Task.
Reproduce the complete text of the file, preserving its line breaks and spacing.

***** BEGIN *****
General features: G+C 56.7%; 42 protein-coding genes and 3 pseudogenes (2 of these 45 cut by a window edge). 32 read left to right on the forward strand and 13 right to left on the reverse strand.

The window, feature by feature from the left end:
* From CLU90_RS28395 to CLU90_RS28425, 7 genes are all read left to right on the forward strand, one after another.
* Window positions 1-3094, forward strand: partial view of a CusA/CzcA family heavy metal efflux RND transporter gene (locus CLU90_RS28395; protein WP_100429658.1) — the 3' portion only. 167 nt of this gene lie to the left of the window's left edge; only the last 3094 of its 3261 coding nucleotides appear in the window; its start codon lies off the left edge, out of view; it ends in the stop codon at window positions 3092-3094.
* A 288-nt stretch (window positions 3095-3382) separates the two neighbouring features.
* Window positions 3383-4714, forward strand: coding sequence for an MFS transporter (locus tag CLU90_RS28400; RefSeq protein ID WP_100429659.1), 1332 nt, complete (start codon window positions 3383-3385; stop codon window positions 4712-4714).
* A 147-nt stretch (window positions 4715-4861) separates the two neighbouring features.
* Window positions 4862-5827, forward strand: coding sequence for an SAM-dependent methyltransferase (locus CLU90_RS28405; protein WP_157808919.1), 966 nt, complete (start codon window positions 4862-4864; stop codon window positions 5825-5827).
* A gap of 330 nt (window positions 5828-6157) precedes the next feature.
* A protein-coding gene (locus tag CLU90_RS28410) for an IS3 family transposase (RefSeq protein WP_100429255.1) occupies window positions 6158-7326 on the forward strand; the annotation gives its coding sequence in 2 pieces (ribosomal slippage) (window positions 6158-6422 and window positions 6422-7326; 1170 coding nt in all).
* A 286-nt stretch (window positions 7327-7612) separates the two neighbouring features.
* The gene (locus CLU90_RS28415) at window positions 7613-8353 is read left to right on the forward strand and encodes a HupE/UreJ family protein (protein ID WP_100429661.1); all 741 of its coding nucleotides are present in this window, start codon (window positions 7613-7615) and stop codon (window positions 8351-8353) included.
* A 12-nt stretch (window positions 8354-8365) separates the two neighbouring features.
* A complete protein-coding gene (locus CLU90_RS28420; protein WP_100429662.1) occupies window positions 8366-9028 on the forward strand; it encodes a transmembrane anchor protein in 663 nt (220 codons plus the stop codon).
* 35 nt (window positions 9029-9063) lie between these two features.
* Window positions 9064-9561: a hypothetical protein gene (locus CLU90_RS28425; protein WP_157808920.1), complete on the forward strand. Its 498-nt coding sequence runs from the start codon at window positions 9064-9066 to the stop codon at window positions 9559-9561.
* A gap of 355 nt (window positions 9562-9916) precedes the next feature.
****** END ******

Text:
General features: G+C 56.7%; 42 protein-coding genes and 3 pseudogenes (2 of these 45 cut by a window edge). 32 read left to right on the forward strand and 13 right to left on the reverse strand.

The window, feature by feature from the left end:
* From CLU90_RS28395 to CLU90_RS28425, 7 genes are all read left to right on the forward strand, one after another.
* Window positions 1-3094, forward strand: partial view of a CusA/CzcA family heavy metal efflux RND transporter gene (locus CLU90_RS28395; protein WP_100429658.1) — the 3' portion only. 167 nt of this gene lie to the left of the window's left edge; only the last 3094 of its 3261 coding nucleotides appear in the window; its start codon lies off the left edge, out of view; it ends in the stop codon at window positions 3092-3094.
* A 288-nt stretch (window positions 3095-3382) separates the two neighbouring features.
* Window positions 3383-4714, forward strand: coding sequence for an MFS transporter (locus tag CLU90_RS28400; RefSeq protein ID WP_100429659.1), 1332 nt, complete (start codon window positions 3383-3385; stop codon window positions 4712-4714).
* A 147-nt stretch (window positions 4715-4861) separates the two neighbouring features.
* Window positions 4862-5827, forward strand: coding sequence for an SAM-dependent methyltransferase (locus CLU90_RS28405; protein WP_157808919.1), 966 nt, complete (start codon window positions 4862-4864; stop codon window positions 5825-5827).
* A gap of 330 nt (window positions 5828-6157) precedes the next feature.
* A protein-coding gene (locus tag CLU90_RS28410) for an IS3 family transposase (RefSeq protein WP_100429255.1) occupies window positions 6158-7326 on the forward strand; the annotation gives its coding sequence in 2 pieces (ribosomal slippage) (window positions 6158-6422 and window positions 6422-7326; 1170 coding nt in all).
* A 286-nt stretch (window positions 7327-7612) separates the two neighbouring features.
* The gene (locus CLU90_RS28415) at window positions 7613-8353 is read left to right on the forward strand and encodes a HupE/UreJ family protein (protein ID WP_100429661.1); all 741 of its coding nucleotides are present in this window, start codon (window positions 7613-7615) and stop codon (window positions 8351-8353) included.
* A 12-nt stretch (window positions 8354-8365) separates the two neighbouring features.
* A complete protein-coding gene (locus CLU90_RS28420; protein WP_100429662.1) occupies window positions 8366-9028 on the forward strand; it encodes a transmembrane anchor protein in 663 nt (220 codons plus the stop codon).
* 35 nt (window positions 9029-9063) lie between these two features.
* Window positions 9064-9561: a hypothetical protein gene (locus CLU90_RS28425; protein WP_157808920.1), complete on the forward strand. Its 498-nt coding sequence runs from the start codon at window positions 9064-9066 to the stop codon at window positions 9559-9561.
* A gap of 355 nt (window positions 9562-9916) precedes the next feature.